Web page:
What the heck is “»” anyway?
You see it all over the graphics.com network, and if you surf other Jupitermedia sites, you'll see it there too. We've been using the symbol for quite a while now, but—I'm slightly embarrassed to say—it wasn't until it popped up on other sites (including one of the preeminent design blogs) did I wonder what the heck it is?
Microsoft has even incorporated the character into the latest version of Internet Explorer (IE 7):
For those of you who aren't familiar with the name of this chevron-shaped symbol, it is called the guillemet. According to Merriam Webster, the guillemet is "either of the marks « or » used as quotation marks in French writing."
According to Wikipedia's entry, guillemets are used in many languages to indicate speech, so perhaps many of you are familiar with the character (if so, I apologize for my ignorance).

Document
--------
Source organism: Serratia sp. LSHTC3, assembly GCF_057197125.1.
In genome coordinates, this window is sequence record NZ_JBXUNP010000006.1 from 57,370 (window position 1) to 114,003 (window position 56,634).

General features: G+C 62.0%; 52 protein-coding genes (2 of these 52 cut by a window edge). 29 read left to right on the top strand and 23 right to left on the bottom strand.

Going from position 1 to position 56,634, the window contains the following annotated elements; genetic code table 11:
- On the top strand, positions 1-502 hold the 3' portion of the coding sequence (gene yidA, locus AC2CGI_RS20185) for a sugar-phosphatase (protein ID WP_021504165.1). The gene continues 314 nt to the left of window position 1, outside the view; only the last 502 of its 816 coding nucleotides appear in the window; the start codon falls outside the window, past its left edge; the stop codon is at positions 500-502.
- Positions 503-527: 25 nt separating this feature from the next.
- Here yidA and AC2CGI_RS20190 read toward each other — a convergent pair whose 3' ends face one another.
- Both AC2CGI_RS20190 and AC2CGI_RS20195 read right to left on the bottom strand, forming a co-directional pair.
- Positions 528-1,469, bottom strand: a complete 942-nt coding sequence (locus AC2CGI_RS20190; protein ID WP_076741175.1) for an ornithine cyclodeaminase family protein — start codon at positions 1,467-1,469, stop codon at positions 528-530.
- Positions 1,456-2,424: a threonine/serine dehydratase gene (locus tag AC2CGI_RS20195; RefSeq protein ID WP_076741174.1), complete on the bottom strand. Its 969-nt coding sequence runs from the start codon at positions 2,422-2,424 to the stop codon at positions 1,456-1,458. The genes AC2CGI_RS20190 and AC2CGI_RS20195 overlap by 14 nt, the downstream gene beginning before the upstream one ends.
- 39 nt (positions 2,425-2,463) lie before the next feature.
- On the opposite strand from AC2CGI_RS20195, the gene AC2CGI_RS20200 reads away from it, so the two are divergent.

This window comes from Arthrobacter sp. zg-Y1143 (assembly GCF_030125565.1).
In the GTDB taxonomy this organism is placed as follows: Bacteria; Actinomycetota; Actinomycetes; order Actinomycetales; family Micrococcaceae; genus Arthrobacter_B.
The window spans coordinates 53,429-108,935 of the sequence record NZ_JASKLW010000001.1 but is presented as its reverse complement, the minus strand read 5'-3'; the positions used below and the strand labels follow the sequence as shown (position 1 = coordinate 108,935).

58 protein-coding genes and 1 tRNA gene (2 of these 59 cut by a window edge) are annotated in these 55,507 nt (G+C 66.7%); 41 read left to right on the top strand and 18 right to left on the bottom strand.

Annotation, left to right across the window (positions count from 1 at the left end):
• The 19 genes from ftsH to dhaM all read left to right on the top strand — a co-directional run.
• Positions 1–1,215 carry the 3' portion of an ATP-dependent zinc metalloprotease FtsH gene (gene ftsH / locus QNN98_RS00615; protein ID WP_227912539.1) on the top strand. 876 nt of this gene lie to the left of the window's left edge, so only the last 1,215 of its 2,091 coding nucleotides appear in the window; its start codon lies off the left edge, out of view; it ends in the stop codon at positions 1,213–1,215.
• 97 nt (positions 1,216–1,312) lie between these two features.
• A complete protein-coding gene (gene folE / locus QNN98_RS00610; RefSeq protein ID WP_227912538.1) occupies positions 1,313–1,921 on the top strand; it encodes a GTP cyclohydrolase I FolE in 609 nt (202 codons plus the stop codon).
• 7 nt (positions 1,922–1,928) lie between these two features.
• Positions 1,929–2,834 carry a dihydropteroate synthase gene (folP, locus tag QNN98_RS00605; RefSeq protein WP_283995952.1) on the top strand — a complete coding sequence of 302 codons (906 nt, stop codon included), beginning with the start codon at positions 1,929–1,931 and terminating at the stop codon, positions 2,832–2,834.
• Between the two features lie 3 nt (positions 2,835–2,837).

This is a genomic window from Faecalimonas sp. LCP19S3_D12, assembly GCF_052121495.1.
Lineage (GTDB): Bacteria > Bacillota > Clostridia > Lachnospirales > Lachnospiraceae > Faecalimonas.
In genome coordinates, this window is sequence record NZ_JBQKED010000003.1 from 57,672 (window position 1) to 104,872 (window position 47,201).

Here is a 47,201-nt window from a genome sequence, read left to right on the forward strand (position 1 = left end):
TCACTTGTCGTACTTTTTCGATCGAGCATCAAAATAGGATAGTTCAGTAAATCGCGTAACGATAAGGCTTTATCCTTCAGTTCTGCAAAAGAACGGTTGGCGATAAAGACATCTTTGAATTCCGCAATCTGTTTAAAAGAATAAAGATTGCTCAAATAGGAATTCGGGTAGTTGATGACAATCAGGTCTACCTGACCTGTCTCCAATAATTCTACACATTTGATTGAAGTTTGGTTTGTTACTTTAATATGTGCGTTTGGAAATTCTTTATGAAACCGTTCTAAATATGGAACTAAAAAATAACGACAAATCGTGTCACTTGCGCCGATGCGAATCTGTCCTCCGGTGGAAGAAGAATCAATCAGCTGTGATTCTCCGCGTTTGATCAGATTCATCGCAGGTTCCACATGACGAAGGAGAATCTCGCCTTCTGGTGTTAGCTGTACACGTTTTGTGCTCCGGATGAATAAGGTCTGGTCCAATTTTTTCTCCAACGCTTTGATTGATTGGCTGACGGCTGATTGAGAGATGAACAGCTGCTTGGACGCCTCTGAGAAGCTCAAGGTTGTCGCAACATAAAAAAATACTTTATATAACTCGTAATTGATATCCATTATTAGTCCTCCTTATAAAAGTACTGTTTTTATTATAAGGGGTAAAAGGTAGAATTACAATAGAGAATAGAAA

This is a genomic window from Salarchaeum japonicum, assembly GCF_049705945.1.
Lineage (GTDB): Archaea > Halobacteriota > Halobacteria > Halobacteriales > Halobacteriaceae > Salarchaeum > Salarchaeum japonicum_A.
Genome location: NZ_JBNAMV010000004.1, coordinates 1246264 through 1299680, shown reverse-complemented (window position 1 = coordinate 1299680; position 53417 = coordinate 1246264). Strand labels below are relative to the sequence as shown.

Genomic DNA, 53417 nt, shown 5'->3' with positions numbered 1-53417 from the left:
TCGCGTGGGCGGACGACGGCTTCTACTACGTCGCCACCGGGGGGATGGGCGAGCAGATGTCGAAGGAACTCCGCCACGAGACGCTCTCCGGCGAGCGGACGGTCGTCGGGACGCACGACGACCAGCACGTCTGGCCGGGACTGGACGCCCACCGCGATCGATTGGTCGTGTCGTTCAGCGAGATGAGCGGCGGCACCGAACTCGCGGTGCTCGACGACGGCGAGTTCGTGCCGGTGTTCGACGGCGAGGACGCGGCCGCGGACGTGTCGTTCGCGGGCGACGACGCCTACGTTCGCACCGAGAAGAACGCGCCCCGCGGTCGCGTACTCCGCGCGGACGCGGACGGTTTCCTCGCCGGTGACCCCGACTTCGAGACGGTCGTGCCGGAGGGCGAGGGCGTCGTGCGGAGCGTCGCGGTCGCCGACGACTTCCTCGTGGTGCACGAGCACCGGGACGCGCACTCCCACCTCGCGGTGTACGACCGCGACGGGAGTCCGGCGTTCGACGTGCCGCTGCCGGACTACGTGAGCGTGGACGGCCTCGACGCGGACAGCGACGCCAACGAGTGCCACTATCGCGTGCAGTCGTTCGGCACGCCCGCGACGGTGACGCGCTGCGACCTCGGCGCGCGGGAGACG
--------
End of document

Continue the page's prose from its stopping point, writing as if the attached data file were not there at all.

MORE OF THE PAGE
The guillemet is rendered a few ways online. Some simply use two angle brackets, such as ">>", others use the ascii code equivalent », while a few even use ».
Web design usage seems to be consistent—an icon to help direct the reader to related content.
It's an appropriate, and even catchy, character for this purpose, but looking at some of the examples above, it seems dangerously close to being overused.
If you have more to add about this character that has achieved fresh ubiquity on the Web, do tell!